> THE PATIENT: 23-year-old woman being treated for opioid dependence Unexpected weight gain

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Abstract

> THE CASE

We were treating a 23-year-old woman in our clinic for opioid dependence. She had begun using hydrocodone/acetaminophen, oxycodone, and heroin at age 17. Her parents and relatives had a history of alcohol and drug addiction and her brother had died from a heroin overdose.

> THE CASE

The patient was taking buprenorphine/naloxone 12 mg/3 mg daily. She attended weekly counseling sessions at a community outreach center. We explained to her the potentially dangerous effects of buprenorphine/naloxone. Urine toxicology was negative for substances other than buprenorphine/naloxone.

> THE CASE

Over 8 months, our patient gained 33 pounds and began wearing loose clothing to her appointments. When we asked her about it, she said that she had been “eating more bagels” lately.

> THE CASE

▪ What the patient wasn't telling us was that she was pregnant. (We learned of her pregnancy only after she delivered.) In addition, she didn't disclose to her obstetrician (OB) that she was taking buprenorphine/naloxone until she was nearly full term.

> THE CASE

At that point, the OB consulted maternal fetal medicine, and the buprenorphine/naloxone was continued through delivery. The patient had an uncomplicated spontaneous vaginal delivery of an 8.19 lb girl with an APGAR score of 8 at 1 minute and 8 again at 5 minutes.

> THE CASE

▪ Concerned about neonatal abstinence syndrome (NAS), which is characterized by tremors, increased body tone, feeding intolerance, vomiting, sweating, and fever, the healthcare team used the NAS scoring system to assess the newborn's need for pharmacologic therapy. The newborn's score at birth was 16/45. It then dropped to 11/45 indicating that she was experiencing mild withdrawal, but her symptoms—grunting, tachycardia, increased tone, tremors, irritability, and sweating—suggested she was experiencing severe withdrawal. The infant remained hospitalized for 29 days and received oral morphine titrated to her NAS score. The drug regimen for treatment/tapering was oral morphine given at 0.1 mg/kg/dose every 4 hours. This dose was lowered by 10% each time her NAS score was <8. At discharge, the infant's NAS score had decreased to 3/45.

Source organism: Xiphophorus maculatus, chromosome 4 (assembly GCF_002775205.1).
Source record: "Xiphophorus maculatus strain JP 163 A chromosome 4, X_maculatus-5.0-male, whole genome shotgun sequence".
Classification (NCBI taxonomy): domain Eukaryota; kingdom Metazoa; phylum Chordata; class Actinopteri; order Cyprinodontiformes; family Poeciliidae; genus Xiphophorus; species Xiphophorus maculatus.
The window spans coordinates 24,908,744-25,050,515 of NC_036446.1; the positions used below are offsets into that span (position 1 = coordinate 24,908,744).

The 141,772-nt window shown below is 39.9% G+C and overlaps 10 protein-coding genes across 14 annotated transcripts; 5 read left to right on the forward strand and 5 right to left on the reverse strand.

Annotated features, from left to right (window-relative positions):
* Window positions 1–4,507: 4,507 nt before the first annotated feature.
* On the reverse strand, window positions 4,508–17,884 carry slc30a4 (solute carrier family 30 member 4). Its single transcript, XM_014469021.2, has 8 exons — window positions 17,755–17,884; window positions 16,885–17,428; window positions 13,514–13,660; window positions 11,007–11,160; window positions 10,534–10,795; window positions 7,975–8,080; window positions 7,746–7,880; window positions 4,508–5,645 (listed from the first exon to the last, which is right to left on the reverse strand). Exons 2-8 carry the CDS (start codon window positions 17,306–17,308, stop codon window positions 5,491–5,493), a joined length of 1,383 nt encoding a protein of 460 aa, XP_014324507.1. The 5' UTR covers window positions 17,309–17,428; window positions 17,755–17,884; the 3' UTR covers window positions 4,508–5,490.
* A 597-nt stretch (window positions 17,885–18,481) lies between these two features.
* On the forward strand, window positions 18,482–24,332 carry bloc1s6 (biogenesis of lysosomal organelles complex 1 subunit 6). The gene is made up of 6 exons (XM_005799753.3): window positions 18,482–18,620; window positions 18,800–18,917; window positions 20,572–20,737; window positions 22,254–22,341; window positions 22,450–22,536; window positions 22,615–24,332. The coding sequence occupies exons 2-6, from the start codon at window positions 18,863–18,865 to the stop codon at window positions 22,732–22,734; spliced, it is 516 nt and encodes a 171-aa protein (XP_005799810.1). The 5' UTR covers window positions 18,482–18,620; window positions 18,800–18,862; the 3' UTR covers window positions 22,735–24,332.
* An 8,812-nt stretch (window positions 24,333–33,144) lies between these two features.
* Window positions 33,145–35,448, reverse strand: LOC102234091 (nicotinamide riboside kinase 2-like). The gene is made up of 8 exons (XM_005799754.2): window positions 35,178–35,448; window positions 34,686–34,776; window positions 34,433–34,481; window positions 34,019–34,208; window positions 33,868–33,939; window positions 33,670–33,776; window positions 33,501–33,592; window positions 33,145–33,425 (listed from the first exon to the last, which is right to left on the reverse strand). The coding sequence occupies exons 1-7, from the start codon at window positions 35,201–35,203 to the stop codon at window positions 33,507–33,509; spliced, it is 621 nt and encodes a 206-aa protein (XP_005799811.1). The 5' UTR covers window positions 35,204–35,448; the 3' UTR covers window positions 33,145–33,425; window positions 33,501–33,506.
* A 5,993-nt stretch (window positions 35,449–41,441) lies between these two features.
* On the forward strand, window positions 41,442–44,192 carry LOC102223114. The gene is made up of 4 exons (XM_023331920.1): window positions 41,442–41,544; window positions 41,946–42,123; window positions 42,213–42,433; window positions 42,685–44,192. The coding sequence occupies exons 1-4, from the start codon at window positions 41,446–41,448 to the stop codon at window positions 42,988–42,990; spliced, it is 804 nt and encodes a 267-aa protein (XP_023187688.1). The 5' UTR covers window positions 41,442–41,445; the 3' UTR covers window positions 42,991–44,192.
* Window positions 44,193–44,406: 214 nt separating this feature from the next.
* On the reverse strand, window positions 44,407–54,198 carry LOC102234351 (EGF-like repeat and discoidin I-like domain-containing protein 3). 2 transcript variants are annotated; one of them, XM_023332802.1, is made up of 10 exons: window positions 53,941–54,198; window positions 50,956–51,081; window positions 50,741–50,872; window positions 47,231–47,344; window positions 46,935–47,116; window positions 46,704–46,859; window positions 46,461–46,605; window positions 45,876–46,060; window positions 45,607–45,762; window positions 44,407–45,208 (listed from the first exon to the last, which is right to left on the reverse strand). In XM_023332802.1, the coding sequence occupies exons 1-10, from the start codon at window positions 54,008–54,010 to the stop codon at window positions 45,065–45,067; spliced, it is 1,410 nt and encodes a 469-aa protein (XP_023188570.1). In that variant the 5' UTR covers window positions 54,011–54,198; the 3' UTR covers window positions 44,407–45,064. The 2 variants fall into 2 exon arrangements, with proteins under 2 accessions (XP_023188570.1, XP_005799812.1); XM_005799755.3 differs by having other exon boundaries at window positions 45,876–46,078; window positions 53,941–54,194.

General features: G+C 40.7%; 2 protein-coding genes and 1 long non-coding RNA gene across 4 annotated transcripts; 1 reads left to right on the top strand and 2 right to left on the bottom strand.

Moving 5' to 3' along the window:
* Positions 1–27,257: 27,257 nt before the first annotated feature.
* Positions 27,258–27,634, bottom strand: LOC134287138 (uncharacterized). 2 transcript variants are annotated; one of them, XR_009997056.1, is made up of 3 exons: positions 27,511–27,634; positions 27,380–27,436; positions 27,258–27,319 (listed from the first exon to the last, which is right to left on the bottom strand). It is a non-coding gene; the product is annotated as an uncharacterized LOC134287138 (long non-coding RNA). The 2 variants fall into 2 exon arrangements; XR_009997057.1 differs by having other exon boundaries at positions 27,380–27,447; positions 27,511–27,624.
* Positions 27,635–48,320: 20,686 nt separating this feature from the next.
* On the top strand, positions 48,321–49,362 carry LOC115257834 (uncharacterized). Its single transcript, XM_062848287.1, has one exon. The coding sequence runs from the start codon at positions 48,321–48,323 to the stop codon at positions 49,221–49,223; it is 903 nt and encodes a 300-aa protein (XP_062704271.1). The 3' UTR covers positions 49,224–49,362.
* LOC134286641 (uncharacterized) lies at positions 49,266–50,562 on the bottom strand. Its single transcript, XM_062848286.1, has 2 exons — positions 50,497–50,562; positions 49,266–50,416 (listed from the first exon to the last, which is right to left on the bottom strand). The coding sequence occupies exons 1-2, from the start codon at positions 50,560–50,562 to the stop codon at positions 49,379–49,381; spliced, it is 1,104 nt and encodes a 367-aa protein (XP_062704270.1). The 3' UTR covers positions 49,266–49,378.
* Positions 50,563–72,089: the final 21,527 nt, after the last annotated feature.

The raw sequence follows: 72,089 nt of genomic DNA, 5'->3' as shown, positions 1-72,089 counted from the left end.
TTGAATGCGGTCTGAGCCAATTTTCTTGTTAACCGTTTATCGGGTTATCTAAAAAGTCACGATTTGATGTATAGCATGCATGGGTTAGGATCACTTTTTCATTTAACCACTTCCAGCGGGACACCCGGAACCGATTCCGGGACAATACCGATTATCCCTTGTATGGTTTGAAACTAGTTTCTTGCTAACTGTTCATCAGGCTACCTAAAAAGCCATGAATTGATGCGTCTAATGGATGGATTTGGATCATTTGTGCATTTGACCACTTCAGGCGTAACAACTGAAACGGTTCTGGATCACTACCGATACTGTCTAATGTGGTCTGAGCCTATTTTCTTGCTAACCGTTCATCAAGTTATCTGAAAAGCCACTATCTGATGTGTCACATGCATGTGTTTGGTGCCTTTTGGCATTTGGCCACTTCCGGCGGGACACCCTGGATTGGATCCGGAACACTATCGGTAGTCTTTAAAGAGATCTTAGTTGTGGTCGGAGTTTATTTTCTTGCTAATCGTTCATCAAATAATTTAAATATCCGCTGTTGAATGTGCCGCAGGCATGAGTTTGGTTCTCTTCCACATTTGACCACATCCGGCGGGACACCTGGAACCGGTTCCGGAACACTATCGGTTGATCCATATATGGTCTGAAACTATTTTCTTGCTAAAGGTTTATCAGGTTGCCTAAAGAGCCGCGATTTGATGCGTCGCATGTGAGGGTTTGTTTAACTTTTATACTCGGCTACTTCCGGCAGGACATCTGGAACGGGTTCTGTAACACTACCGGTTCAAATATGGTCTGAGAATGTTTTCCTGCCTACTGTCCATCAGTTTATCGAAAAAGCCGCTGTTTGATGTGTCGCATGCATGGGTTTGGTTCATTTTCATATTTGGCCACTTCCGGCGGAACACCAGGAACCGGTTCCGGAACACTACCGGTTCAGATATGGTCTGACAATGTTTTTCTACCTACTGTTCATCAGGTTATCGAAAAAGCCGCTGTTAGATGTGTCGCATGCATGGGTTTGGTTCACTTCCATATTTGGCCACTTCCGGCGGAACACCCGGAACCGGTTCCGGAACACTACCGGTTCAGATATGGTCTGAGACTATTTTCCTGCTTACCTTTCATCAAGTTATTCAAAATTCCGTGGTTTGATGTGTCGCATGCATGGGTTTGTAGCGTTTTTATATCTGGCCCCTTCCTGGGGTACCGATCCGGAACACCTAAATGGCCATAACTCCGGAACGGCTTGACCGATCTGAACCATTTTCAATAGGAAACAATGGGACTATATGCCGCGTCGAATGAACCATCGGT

> THE CASE

▪ After discharge, the mother admitted to us that she concealed her pregnancy because she was afraid of being placed on methadone. She said she didn't want to have to go to a clinic to receive the medication.

> THE CASE

▪ Continued good health. The child has since reached all of her developmental milestones appropriately and has normal height and weight.

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